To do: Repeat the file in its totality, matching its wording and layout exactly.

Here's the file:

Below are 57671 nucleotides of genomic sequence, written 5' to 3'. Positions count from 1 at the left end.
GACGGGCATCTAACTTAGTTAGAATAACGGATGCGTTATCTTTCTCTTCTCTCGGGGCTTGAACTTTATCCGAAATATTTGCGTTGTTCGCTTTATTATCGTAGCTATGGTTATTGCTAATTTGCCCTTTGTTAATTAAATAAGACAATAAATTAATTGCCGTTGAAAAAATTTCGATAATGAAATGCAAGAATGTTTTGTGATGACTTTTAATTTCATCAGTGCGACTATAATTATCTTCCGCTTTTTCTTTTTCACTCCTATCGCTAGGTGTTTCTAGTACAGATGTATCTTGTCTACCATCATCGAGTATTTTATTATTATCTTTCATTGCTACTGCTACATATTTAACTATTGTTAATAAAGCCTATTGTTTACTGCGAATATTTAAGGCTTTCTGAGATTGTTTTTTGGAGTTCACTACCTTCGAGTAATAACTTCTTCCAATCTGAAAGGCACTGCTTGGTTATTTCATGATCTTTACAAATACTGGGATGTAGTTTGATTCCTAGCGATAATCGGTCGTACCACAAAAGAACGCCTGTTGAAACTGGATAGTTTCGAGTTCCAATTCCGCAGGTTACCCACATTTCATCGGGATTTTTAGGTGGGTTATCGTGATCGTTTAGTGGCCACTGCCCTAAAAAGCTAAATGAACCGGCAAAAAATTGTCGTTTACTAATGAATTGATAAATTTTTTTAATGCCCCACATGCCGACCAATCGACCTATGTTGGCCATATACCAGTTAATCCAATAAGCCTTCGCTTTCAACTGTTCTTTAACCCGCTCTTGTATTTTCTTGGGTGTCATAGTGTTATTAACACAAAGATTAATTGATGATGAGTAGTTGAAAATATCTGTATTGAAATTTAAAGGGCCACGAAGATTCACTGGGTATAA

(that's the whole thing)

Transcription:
Below are 57671 nucleotides of genomic sequence, written 5' to 3'. Positions count from 1 at the left end.
GACGGGCATCTAACTTAGTTAGAATAACGGATGCGTTATCTTTCTCTTCTCTCGGGGCTTGAACTTTATCCGAAATATTTGCGTTGTTCGCTTTATTATCGTAGCTATGGTTATTGCTAATTTGCCCTTTGTTAATTAAATAAGACAATAAATTAATTGCCGTTGAAAAAATTTCGATAATGAAATGCAAGAATGTTTTGTGATGACTTTTAATTTCATCAGTGCGACTATAATTATCTTCCGCTTTTTCTTTTTCACTCCTATCGCTAGGTGTTTCTAGTACAGATGTATCTTGTCTACCATCATCGAGTATTTTATTATTATCTTTCATTGCTACTGCTACATATTTAACTATTGTTAATAAAGCCTATTGTTTACTGCGAATATTTAAGGCTTTCTGAGATTGTTTTTTGGAGTTCACTACCTTCGAGTAATAACTTCTTCCAATCTGAAAGGCACTGCTTGGTTATTTCATGATCTTTACAAATACTGGGATGTAGTTTGATTCCTAGCGATAATCGGTCGTACCACAAAAGAACGCCTGTTGAAACTGGATAGTTTCGAGTTCCAATTCCGCAGGTTACCCACATTTCATCGGGATTTTTAGGTGGGTTATCGTGATCGTTTAGTGGCCACTGCCCTAAAAAGCTAAATGAACCGGCAAAAAATTGTCGTTTACTAATGAATTGATAAATTTTTTTAATGCCCCACATGCCGACCAATCGACCTATGTTGGCCATATACCAGTTAATCCAATAAGCCTTCGCTTTCAACTGTTCTTTAACCCGCTCTTGTATTTTCTTGGGTGTCATAGTGTTATTAACACAAAGATTAATTGATGATGAGTAGTTGAAAATATCTGTATTGAAATTTAAAGGGCCACGAAGATTCACTGGGTATAA